Leftovers can be refrigerated in a covered container for three or four days. This soup will also freeze well. Wait to add the tortellini until you defrost and reheat the soup. It’ll last in the freezer for up to three months if stored in a freezer-safe storage container.
Vegetarian Tortellini Soup
1 tablespoon extra virgin olive oil
1 large yellow onion, chopped
2 stalks celery, chopped
2 cloves garlic, minced
1 (14.5-ounce) can fire roasted diced tomatoes
1 (8-ounce) can tomato sauce
1 tablespoon tomato paste
1 (15.5-ounce) can cannellini beans, drained and rinsed
4 cups vegetable stock
1 tablespoon Italian seasoning
3 sprigs fresh thyme
1 teaspoon salt
1/2 teaspoon ground black pepper
1 (9-ounce) package store-bought cheese tortellini
3 heaping cups baby spinach, roughly chopped
1 tablespoon balsamic vinegar
1/3 cup shaved fresh Parmesan cheese
Sauté the vegetables:
In a 5-quart Dutch oven set over medium heat, heat the olive oil. Add the onion and celery and sauté until the vegetables begin to soften, about 5 minutes. Add garlic and sauté until fragrant, 1 or 2 minutes.
Add the tomatoes, stock, and seasoning:
Add the diced tomatoes, tomato sauce, tomato paste, beans, and vegetable stock. Stir to combine. Stir in the Italian seasoning, thyme, salt, and black pepper.
Simmer the soup:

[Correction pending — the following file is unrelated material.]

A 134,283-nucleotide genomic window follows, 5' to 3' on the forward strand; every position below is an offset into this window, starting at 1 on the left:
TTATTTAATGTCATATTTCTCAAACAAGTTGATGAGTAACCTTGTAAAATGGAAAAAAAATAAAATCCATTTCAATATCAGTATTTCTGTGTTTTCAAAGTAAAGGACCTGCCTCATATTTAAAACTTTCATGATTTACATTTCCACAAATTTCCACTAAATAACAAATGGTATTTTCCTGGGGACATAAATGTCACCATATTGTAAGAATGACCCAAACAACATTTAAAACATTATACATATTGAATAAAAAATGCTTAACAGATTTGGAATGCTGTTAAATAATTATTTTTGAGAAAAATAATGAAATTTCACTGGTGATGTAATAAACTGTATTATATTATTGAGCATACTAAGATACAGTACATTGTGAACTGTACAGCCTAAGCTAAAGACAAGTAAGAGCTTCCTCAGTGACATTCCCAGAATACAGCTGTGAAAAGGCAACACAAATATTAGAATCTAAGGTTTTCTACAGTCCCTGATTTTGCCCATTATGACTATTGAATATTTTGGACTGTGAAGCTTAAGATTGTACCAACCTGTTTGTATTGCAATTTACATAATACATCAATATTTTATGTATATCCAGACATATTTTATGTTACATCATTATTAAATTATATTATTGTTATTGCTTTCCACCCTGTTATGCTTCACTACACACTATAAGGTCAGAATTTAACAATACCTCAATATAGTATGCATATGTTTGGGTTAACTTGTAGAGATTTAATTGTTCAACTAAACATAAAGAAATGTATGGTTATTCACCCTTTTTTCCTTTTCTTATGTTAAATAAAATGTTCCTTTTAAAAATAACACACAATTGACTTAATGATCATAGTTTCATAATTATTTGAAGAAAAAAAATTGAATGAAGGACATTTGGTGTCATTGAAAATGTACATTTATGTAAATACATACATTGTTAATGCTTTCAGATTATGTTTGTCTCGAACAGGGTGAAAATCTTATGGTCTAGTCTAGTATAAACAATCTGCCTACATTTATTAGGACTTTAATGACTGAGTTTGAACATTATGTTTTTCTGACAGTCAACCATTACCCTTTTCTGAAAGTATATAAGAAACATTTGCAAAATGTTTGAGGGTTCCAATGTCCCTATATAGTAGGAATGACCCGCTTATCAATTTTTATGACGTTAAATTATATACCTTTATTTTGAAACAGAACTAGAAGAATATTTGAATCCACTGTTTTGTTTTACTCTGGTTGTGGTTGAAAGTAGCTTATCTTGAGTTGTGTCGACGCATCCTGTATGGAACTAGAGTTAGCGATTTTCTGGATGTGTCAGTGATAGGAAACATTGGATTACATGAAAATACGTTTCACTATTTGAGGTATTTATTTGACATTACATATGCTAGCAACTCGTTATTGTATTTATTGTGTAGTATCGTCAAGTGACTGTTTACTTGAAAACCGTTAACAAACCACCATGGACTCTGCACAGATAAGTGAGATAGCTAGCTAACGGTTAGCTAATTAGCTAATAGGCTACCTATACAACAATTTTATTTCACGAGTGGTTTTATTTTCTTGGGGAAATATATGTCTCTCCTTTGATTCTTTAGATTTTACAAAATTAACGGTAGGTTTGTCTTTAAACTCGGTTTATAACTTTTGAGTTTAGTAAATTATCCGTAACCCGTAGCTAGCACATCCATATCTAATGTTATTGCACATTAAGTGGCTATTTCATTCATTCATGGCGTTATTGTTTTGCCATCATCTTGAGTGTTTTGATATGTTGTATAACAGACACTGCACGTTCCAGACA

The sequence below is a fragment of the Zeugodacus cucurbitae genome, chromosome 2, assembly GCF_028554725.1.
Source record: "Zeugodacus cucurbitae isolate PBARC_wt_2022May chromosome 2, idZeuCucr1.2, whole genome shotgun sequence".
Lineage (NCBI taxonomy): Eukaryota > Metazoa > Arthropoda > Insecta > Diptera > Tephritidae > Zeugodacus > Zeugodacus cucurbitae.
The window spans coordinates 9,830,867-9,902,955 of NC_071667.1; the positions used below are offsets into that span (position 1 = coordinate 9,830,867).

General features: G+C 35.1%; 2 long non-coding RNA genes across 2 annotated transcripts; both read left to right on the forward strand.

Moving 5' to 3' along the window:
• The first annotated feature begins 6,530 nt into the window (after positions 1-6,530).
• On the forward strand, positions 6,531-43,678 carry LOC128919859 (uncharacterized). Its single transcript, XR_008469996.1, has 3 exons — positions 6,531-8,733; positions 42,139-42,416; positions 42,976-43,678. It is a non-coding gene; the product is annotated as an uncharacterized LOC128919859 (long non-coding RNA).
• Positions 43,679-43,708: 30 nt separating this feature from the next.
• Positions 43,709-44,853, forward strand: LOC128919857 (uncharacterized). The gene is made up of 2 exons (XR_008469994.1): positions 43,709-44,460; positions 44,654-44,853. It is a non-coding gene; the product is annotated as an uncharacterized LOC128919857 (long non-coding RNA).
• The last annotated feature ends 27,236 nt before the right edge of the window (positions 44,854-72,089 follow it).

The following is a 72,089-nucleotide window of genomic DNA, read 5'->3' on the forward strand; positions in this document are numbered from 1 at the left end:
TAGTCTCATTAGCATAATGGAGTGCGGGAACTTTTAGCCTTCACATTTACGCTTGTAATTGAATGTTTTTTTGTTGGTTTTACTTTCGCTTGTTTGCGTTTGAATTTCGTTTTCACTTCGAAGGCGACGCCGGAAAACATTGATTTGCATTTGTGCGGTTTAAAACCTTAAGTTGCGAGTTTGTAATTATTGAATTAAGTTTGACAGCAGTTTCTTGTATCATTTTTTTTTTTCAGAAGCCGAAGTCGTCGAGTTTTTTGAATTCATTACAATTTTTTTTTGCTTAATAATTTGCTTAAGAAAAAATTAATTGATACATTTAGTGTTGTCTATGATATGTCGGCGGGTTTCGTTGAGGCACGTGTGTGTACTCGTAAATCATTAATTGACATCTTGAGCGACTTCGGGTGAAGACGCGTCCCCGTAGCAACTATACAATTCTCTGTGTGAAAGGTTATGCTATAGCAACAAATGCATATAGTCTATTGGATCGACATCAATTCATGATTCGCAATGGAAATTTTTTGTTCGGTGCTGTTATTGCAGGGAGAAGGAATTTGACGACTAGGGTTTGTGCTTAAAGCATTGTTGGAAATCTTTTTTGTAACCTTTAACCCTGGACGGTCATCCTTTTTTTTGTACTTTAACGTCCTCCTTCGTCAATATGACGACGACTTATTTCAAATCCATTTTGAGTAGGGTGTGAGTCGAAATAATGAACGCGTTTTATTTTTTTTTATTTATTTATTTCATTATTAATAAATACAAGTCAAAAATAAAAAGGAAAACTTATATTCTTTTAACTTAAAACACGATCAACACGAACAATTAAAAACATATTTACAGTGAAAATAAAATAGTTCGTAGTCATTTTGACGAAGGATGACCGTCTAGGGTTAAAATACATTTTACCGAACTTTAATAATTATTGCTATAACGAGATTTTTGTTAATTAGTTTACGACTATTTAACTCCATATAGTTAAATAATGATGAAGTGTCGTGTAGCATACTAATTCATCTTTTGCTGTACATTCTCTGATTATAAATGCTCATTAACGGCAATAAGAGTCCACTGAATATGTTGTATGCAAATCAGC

Increase the heat to medium-high and bring the soup to a boil. Once boiling, lower heat to medium-low and simmer uncovered for 15 minutes.
Add tortellini and finish the soup:
Stir in the tortellini and spinach. Cook for 5 minutes or until the tortellini is heated through. Check package instructions for the proper cook time. Stir in the balsamic vinegar.
Scoop out the thyme stems and discard them. Ladle soup into serving bowls and top each bowl with about 1 tablespoon of shaved parmesan cheese.
|Nutrition Facts (per serving)|
|Amount per serving|
|% Daily Value*|
|Total Fat 8g||10%|
|Saturated Fat 3g||14%|
|Total Carbohydrate 47g||17%|
|Dietary Fiber 7g||26%|
|Total Sugars 7g|
|Vitamin C 19mg||97%|
|*The % Daily Value (DV) tells you how much a nutrient in a food serving contributes to a daily diet. 2,000 calories a day is used for general nutrition advice.|